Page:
Hendricken's dietary supplements were found to be contaminated
Irish 1500 metre runner Geraldine Hendricken has been given a two-year suspension after being found guilty of a doping offence.
An out of competition drugs test in February uncovered 19-norandrosterone, a metabolite of a banned anabolic steroid.
Hendricken was provisionally suspended and following the examination of the B sample and a disciplinary hearing earlier this month, she has now been hit with the two-year ban.
The athlete's claim that her dietary supplement had been contaminated appears to have been vindicated by the Athletics Ireland judgement on the case.
Athletics Ireland commissioned the German Sports Institute in Cologne to conduct an analysis of these supplements.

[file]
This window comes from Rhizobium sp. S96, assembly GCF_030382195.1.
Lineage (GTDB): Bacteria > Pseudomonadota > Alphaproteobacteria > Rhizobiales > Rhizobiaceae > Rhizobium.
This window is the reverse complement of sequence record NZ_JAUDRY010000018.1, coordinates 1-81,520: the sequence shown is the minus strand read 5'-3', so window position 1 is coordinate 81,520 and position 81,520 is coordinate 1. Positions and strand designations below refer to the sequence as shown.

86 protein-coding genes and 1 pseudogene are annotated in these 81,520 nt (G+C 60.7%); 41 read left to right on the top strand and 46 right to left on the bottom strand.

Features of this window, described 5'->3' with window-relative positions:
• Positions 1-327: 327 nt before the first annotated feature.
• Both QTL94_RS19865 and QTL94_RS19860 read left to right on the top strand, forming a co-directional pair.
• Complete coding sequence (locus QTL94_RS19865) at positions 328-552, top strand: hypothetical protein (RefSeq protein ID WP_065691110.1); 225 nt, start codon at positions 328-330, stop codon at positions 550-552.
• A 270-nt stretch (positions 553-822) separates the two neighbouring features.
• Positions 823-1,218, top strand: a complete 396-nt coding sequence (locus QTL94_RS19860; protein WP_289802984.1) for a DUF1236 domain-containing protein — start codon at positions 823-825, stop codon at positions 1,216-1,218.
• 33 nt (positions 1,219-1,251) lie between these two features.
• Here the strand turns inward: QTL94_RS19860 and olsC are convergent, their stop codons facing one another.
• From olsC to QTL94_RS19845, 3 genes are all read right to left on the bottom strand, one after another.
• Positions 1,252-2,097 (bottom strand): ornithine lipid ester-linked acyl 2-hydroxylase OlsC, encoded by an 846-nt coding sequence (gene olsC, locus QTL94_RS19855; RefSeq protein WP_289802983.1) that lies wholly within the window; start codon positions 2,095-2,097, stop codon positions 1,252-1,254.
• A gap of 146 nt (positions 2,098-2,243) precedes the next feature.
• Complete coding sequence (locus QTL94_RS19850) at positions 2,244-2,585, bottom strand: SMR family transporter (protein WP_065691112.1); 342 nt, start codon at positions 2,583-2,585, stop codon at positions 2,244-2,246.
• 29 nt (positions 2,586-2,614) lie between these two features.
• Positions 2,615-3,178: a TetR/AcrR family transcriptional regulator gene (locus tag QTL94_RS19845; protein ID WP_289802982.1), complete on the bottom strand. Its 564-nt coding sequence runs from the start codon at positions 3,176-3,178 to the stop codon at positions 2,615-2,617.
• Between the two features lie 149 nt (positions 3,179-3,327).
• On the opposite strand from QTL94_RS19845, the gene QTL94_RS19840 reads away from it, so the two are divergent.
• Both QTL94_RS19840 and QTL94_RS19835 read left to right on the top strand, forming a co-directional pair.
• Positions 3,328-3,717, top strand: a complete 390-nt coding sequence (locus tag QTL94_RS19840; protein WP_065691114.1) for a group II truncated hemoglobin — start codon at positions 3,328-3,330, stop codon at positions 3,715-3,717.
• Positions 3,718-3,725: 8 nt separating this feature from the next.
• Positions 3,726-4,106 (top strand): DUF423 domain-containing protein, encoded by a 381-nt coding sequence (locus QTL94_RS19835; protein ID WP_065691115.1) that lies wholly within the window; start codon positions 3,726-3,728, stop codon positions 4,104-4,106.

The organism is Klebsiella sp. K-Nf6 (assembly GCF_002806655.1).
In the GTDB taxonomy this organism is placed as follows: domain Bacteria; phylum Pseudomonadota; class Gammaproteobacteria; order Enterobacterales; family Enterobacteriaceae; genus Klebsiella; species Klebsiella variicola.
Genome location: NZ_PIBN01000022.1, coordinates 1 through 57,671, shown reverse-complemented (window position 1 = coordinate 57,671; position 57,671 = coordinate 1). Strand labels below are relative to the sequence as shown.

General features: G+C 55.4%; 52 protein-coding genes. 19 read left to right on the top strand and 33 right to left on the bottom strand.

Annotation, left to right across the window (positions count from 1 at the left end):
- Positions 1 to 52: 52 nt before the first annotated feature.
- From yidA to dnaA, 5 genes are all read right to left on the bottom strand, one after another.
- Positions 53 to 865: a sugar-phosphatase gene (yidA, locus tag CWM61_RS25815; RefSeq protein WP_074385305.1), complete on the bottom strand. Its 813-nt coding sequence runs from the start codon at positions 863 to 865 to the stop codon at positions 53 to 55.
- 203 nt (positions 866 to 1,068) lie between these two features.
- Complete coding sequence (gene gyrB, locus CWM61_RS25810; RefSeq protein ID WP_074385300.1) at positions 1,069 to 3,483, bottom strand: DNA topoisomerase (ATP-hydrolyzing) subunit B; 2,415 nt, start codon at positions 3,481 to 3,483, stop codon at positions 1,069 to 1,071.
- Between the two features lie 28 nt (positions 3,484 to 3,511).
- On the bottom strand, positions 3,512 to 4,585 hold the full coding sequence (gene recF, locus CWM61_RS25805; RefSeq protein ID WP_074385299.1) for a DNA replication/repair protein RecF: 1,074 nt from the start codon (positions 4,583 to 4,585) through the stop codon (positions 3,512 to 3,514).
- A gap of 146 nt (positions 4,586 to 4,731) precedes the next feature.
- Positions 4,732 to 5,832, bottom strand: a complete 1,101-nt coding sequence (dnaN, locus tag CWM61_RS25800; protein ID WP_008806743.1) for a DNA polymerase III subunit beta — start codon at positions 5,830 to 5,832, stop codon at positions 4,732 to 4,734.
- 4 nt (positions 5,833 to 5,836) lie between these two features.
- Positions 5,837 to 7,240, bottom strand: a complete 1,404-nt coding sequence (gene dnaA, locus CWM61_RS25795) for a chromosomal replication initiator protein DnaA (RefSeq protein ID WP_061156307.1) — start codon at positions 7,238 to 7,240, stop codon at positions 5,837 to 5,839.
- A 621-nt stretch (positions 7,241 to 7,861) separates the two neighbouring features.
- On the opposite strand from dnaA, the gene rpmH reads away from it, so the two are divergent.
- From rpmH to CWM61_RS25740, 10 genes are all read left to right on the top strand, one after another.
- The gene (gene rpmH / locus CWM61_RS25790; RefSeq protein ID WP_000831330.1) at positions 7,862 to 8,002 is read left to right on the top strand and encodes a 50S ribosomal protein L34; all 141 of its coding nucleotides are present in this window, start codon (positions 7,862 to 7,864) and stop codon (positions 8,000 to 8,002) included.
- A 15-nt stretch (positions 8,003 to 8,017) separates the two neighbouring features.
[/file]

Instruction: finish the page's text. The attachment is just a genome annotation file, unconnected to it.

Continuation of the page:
The Cologne laboratory reported that the supplements contained an anabolic androgenic steroid, which could if taken, lead to a positive test for norandrosterone.
The disciplinary hearing took place on 4 September with Mel Christle, Jack Watson and Brendan Buckley sitting on the three-man committee.
The committee concluded that a doping offence had occurred within the rules and recommended that a two-year suspension be imposed.
This was confirmed by Athletics Ireland which means that Hendricken will be banned until 6 March 2005.
The athlete insists that she was totally unaware she was taking any banned substance but rules state the competitors are responsible for what is in their bodies.
Hendricken produced a remarkable season in 2002 and was ranked 14th in the world in the 1500m.
The Carlow woman is the first Irish athlete to have failed a drugs test involving an anabolic steroid.
Hendricken has yet to comment on her ban and, at 33-years of age, it must be doubtful whether she will return to international competition when her suspension elapses.
Meanwhile, Irish athlete Mark Carroll has been ruled out of this year's New York Marathon because of a hip injury.